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artificial intelligenceAlthough artificial intelligence (AI) has been used in the e-discovery space for more than 10 years, AI is now capable of more complex litigation tasks, such as legal research, drafting pleadings, and predicting judicial decisions, in a fraction of the time it would take a human lawyer to do the same tasks. If AI can help lawyers and law firms more quickly process and analyze large amounts of data, and in turn, make the litigation process less expensive, faster and more efficient, why have litigators been so slow to adopt the newest technologies and capabilities? Understanding and demystifying what AI can and cannot do (i.e., it can help automate the more mundane, repetitive legal tasks and analyze large amounts of data, but it cannot negotiate, advocate, or provide sophisticated legal advice) might help litigators not fear, but rather, embrace AI as a way to access larger pools of data, make more informed strategic choices in their advocacy, and provide better and more efficient legal services to clients.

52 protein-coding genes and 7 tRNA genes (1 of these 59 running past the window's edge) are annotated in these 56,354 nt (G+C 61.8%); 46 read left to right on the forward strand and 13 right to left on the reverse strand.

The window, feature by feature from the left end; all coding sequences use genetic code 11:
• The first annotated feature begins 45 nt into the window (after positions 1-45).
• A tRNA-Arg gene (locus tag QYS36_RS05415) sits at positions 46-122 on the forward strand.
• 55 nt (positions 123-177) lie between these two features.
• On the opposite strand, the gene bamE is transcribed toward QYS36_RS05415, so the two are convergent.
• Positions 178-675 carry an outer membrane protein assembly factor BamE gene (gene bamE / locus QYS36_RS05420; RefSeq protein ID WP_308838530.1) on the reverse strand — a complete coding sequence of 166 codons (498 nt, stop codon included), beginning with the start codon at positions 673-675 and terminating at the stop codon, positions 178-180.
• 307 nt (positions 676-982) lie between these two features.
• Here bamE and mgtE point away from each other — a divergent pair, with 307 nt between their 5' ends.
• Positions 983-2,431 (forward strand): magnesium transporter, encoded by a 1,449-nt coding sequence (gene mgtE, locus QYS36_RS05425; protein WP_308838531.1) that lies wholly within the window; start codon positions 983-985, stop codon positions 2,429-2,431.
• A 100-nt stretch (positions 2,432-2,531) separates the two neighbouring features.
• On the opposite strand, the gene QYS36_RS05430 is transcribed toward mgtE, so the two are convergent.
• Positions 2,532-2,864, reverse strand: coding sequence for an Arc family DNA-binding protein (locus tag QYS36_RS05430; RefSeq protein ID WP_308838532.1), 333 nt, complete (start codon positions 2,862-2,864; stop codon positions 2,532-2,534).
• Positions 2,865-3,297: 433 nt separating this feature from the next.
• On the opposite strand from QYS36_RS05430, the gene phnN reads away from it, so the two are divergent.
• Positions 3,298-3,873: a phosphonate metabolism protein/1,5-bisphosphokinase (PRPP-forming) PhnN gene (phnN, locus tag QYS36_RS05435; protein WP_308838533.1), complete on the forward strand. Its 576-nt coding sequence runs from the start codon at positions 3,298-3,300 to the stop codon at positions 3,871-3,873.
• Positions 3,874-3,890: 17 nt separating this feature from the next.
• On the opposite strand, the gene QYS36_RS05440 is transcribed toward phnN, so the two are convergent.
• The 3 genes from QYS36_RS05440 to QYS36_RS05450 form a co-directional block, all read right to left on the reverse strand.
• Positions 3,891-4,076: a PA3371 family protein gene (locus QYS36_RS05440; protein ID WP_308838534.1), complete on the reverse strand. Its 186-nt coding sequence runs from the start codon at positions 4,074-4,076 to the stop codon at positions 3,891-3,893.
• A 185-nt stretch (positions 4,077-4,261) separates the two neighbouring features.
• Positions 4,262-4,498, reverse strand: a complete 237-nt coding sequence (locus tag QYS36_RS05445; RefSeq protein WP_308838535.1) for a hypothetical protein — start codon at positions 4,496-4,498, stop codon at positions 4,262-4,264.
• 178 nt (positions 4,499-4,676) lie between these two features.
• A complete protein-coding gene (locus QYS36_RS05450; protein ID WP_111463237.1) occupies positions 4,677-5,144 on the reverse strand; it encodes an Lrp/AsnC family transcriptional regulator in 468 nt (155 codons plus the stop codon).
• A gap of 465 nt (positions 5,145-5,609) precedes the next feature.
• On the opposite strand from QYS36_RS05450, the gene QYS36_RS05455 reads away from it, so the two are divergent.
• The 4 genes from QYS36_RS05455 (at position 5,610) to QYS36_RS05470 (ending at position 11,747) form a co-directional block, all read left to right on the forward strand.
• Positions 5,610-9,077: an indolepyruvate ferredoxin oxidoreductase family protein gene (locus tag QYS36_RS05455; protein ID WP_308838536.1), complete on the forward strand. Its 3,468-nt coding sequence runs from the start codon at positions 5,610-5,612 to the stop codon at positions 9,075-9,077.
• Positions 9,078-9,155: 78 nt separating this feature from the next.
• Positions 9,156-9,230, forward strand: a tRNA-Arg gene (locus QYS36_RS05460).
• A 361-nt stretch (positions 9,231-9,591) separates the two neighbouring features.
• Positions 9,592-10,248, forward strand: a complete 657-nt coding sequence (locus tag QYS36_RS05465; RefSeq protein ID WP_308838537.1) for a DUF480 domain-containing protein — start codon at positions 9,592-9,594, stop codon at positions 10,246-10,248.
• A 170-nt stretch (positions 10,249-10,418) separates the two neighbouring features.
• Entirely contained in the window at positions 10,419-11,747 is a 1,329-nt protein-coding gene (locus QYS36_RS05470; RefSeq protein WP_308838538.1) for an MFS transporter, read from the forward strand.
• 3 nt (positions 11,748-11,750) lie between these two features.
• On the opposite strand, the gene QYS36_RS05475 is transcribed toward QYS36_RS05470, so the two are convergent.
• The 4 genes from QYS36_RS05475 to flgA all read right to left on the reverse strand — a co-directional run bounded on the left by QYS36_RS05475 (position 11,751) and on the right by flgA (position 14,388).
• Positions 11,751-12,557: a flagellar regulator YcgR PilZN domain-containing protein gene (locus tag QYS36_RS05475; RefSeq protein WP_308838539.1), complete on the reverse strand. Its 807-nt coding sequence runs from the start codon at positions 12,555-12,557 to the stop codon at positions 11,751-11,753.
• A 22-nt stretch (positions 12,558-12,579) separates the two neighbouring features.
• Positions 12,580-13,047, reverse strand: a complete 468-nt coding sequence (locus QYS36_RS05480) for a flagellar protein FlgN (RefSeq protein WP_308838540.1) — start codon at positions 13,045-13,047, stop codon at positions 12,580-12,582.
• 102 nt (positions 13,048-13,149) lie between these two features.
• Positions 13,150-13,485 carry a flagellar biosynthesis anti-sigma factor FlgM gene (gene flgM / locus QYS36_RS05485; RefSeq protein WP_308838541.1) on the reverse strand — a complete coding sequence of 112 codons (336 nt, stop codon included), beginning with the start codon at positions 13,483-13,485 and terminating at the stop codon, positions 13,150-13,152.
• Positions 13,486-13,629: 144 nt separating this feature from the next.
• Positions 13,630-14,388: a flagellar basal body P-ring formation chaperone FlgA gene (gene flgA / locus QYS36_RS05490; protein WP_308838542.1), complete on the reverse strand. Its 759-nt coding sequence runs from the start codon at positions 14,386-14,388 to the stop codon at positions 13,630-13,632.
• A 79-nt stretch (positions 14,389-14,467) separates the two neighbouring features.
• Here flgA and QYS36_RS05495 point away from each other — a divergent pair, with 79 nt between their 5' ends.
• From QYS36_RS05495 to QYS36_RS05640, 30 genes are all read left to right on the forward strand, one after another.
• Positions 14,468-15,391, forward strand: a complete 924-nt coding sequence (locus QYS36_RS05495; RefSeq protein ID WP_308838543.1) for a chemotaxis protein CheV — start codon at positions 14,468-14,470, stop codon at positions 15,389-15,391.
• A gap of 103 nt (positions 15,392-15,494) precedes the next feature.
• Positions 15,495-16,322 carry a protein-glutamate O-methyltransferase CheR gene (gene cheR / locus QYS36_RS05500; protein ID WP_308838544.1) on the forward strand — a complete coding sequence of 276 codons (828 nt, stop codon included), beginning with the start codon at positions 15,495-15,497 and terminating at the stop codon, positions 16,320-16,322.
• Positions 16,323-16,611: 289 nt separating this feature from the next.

In simplified terms, AI is essentially highly advanced software that can simulate human thought processes to complete basic, time consuming tasks and produce relevant and accurate results in much less time. Machine learning is a form of AI that employs statistics, pattern matching, and inference to perform a task, as opposed to using explicit procedures. Perhaps that sounds threatening, but using AI tools as an aid to law practice is not just having a moment; it is here to stay and will soon become an indispensable part of practice for all lawyers. Yet lawyers, and litigators in particular, have been slower to embrace and adopt new technology than other professions. According to a survey conducted last year by the American Bar Association, only 10 percent of lawyers used AI-based tech tools for their legal work in 2018 (though those usage rates are higher for respondents working at larger law firms). (The ABA’s “2018 Legal Technology Survey Report” included 900 respondents from across the nation and at firms of various sizes.) A 2019 Bloomberg Law survey indicates that only one in four people in law firms and legal departments use AI-based legal technology. (Bloomberg Law Legal Operations & Technology Survey included 500+ in house and law firm practitioners.)

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